For anyone who wants to read the summary of the grounds for a judicial review by Remedy Uk:
A judicial review has been applied for in the Administrative Court between Legal Remedy (the Claimant) and the Secretary of State for Health (the Defendant). PMETB, CoPMED, the BMA and NACT have been named as interested parties.
Papers were lodged with the Administrative Court at the beginning of this week. On 27th April the Court issued an Order regarding expedition. It is estimated that the hearing will take 1.5 days with one day pre-reading, to be fixed on a date as soon as possible after 14 May 2007.
"1. This judicial review is the product of what can only be described as the catastrophic failure of the Medical Training Application Service (“MTAS”), created under the aegis and at the instance of the Department of Health. MTAS has been introduced as part of the Modernising Medical Careers (“MMC”) initiative, in which the specialist training of junior doctors is being radically altered. The focus of this judicial review is MTAS alone, but it must be seen in the context of MMC. At the heart of this case are those junior doctors who are: (a) applying to commence their specialist training this year; and (b) those who are part way through their training and as a result fall into the transitional period between the old system of specialist training and new system to be introduced by MMC. Throughout the UK, there are approximately 32,000 doctors (“the Affected Doctors”) affected by MTAS. At stake in the present proceedings, the Claimant contends, is the fairness/legality of appointments which will “make or break” the prospects of these numerous Affected Doctors in obtaining either long term or fixed term specialist training.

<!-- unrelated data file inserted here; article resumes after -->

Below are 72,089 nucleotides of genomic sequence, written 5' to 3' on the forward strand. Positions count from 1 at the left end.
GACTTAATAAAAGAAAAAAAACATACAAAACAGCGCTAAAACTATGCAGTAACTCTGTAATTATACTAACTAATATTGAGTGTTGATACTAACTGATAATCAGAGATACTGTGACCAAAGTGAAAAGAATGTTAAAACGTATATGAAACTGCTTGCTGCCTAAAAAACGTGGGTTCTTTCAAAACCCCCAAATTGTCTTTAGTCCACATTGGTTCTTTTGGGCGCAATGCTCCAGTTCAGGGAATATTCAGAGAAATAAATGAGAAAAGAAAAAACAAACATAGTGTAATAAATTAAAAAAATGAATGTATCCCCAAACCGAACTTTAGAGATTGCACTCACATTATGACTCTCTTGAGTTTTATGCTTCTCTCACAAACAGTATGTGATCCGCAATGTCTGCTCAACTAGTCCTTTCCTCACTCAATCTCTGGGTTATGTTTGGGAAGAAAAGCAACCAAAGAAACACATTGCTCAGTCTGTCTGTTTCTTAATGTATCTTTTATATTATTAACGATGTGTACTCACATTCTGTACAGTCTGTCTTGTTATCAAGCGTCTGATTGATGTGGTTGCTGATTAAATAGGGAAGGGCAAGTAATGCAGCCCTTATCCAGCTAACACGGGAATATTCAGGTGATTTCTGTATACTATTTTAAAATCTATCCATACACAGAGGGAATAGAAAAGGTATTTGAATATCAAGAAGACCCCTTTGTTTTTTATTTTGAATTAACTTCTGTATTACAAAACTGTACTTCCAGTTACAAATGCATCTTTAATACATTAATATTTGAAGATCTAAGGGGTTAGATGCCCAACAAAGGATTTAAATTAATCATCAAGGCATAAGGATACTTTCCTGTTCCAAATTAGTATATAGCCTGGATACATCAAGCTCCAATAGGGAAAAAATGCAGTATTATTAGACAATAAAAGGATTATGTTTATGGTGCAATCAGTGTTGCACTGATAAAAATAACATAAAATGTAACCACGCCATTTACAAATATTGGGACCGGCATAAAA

2. Regrettably, MTAS has been a comprehensive failure. The result has been a far-reaching loss of confidence, morale and faith by junior doctors and many consultants in the fairness of MTAS and the consequent integrity/fitness of the NHS. Much of this has been very publicly and vociferously articulated in the general and specialist press and by representative bodies.
3. This mounting pressure forced the Department of Health to convene and appoint a Review Group. Yet even the actions of the Review Group have prompted further acrimony. The Claimant believes that Modified MTAS (and the Decision leading to it) is so unfair as a whole as to amount to an abuse of power. Such a conclusion is supported by four key features of Modified MTAS (each of which is, Legal RemedyUK believe, unlawful in its own right):
(1) The decision of the Review Group has changed the basic architecture of the MTAS scheme half way through the process, in particular ditching the four promised preferences in favour of one guaranteed interview. The changes made do not merely address the shortcomings of the old system in an even handed fashion.
(2) Secondly, the fundamental changes made by the Decision and Modified MTAS have been introduced on an ad hoc basis without any meaningful attempt to consult the Affected Doctors, other than discussion with the BMA, Deaneries and Royal College representatives.
(3) Thirdly, Modified MTAS continues to rely, in modified form, upon the Interview Allocations generated by the old MTAS System (now abandoned), i.e. upon MTAS’s defective decisions as to who should be interviewed. This leads to a basic inequality of treatment and/or lack of consistency.
(4) Finally, Modified MTAS continues to rely upon defective Round 1 Interviews conducted before the Review Group met, which will differ substantially in rigour from the “New Round 1 Interviews”
4. The Claimant contends that each of these factors, and equally their combination, makes the adoption of the Modified MTAS so unfair as to be an abuse of power. If this Court it is so satisfied, then the Claimant suggests that the importance of the issues at stake (namely, the future careers of the Affected Doctors, the credibility of the NHS and its future specialists, public and professional trust in the Department) demand that this Court grant meaningful relief."